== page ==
Soumya Roy;The discussions on this thread are, to put it minimally, very enriching for the eyes, ears, mind and soul! Two more expositions this morning - one a Roshanlal composition from the movie "Taj Mahal" based on the raga and the other a masterly presentation by the one and only Pt D V Paluskar:


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Sangeet Sarita Ep 6 - Raag Lalit by Sunil Khushalani

Sangeet Sarita Ep 6 - Raag Lalit by Sunil Khushalani | sangeet sarita |


Part of the pleasure of listening to classical music is to get to spend some time in the presence or shadow of highly focused and determined individuals who have devoted their entire life to the pursuit of perfection of their art form, sometimes against all odds.


In addition to the music their stories are equally fascinating. Take the case of Pandit Hariprasad Chaurasia. His father wanted him to become a wrestler or a ‘pahalwan’, much like himself. One of the reasons he picked up the bansuri was that it was the only instrument he could afford. He had to keep persistently approach Annapurna Devi for 3 yeas so that she could teach him music. Once she agreed, she wanted him to forget everything he had learned up until that point. In order to assure her that he would do so, he even switched from playing from his right hand to his left hand!

Look at where he has reached. Here is Rajeev Nair, describing the impact of Hariprasad Chaurasia's bansuri on him. And many would agree with him.

“ A 100 rainbows stream from that lover’s flute as do the heady fragrances of summery meadows. the lush greenery of luxuriant woodlands, the rich voluptuous Palash flowers of spring, the mellow honey dripping from autumnal fruits, moon-blanched river banks, peals of laughing anklets, the lightnings of raas, the silver tinklings of joyous laughter and nights of amorous ecstasy- Hariprasad’s bansuri never ceases to give us unforgettable vistas of the joys of Vrindavan.”

As the new year begins, let us start with an early morning and a very popular raga, Raga Lalit. Here is this raga on Panditji’s bansuri.

A lalit gem from the film 1959 film “Chacha Zindabaad” in the voice of Lata Mangeshkar and Manna Day, with music by Madan Mohan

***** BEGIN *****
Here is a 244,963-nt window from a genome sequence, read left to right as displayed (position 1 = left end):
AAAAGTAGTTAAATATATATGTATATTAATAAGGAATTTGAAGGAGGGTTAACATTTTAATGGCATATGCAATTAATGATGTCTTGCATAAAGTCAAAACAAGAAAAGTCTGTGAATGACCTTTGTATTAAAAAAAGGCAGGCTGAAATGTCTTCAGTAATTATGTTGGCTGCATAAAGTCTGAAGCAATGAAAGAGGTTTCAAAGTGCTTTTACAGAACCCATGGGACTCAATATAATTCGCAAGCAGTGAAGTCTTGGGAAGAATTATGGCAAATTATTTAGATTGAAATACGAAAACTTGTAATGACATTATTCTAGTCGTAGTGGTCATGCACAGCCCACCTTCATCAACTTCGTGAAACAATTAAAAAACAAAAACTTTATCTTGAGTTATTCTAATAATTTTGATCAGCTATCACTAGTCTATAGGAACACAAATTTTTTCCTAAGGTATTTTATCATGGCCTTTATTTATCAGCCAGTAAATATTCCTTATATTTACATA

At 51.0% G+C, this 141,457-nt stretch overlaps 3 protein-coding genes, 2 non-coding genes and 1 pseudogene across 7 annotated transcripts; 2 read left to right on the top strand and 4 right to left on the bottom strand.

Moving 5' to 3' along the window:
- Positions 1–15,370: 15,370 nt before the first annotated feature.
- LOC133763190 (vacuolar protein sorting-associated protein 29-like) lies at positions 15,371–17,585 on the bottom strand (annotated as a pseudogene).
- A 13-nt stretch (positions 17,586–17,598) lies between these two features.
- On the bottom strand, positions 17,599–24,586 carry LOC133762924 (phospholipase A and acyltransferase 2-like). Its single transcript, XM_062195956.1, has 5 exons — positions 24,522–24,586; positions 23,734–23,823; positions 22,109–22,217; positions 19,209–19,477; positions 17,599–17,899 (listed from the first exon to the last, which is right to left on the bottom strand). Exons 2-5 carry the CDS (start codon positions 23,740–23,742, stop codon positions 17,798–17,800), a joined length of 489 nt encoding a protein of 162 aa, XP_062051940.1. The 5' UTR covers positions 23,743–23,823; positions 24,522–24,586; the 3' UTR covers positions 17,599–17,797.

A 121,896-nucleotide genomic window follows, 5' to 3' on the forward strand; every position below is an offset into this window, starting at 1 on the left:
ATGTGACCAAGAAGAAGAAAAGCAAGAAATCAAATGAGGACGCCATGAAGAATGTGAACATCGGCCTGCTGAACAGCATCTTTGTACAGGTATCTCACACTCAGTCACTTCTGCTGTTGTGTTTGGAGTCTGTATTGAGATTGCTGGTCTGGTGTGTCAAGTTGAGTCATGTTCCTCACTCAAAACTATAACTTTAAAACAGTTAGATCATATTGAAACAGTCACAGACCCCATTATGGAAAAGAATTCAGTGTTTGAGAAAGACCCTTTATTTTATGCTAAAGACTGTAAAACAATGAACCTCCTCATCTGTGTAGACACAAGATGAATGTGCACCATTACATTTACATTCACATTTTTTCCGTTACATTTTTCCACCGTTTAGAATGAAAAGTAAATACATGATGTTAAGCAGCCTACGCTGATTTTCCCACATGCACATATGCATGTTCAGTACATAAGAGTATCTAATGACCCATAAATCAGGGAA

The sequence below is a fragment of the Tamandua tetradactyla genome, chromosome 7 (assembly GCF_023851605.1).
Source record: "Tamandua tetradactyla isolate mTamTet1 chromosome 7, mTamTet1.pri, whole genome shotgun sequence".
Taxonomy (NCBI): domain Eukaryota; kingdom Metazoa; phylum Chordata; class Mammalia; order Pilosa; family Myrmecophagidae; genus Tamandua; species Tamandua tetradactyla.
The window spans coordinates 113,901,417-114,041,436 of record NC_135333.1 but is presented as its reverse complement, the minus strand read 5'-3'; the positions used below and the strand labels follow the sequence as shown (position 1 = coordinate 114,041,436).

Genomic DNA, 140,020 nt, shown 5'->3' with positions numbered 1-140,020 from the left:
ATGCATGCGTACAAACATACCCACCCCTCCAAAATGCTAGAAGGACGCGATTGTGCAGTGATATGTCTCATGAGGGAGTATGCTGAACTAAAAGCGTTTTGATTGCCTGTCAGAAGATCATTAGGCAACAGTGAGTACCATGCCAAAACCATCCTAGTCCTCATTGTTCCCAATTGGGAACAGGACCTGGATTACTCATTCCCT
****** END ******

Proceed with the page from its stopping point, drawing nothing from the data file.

Finally, a non-film in the voice of Jagjit Singh- “Savere Savere”
Naushad used Raag Lalit to compose this song

Pandit Paluskar's excellent Bhajan in Lalat:

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Sangeet Sarita - EP 5 - Raag Nand by Sunil Khushalani


In a very old book on music called “Six Principal Ragas”, by Sourindro Mohun Tagore, originally published in 1877 , I read “the word ‘sangita’ has a complex signification. It means the union of three things- ‘gita’, ‘vadya’ and ‘nritya’: or song, percussion and dancing.” It goes on to add, “The general and most essential characteristic of ‘gita’, ‘vadya’ and ‘nritya’ is ‘rakti’ or the power of affecting the heart. Even though, I understand that the rules and the grammar of Indian Classical Music are quite complex, and may take decades to master; what is very quickly apparent once you immerse yourself in it and allow your heart to soak in its ‘rasas’ is the power it has to ‘tenderize’ you.
Ever since I first heard and was affected by Raga Nand, it has had such a calming and hypnotic effect on me. We were encouraged to imagine visuals and feelings that came to our mind when heard particular pieces. One of the images that recurred in my mind, whenever I heard this raga, was of a comforting hand caressing my hair, as I was about to fall asleep.
Here’s an intro to this raga, which goes by many names- Anandi, Anandi Kalyan or Nand Kalyan.
My friend Soumya, asked if this chapter would feature a night raga. This raga is performed in the prahar between 9PM and 12AM (some call also call this a late evening raga).
Some compositions in this raga are suffused in ‘karuna rasa’ as I perceive them. To start off this round, here is a wonderful composition by an iconoclastic figure in Hindustani Classical Music, Pt. Kumar Gandharva.

Again if you haven’t yet taken the time to watch Shabnam Virmani’s documentary ‘Koi Sunta Hai’, I implore you to take the time to do it.
And, from the world of cinema, here is a gem from Madan Mohan, sung by Lata Mangeshkar for the film ‘Mera Saaya’-”Tu jahan jahan chalega, mera saaya saath hoga”, a soothing composition in Raga Nand.
Finally, I thank Soumya Roy, Apoorv Moghe, Aparajita Sarkar, Nishant Shah, Anand Juvekar, Nutsure Satwik, Rajee Suresh, Subodh Dave, Malini Iyer, Ganesh Nayak, Archisman Mozumder, Ajit Rajwade, Vaishali Joshi Khushalani, Bhavita Toliya, Sanjay Verma for their contributions to Raga Humsadhwani.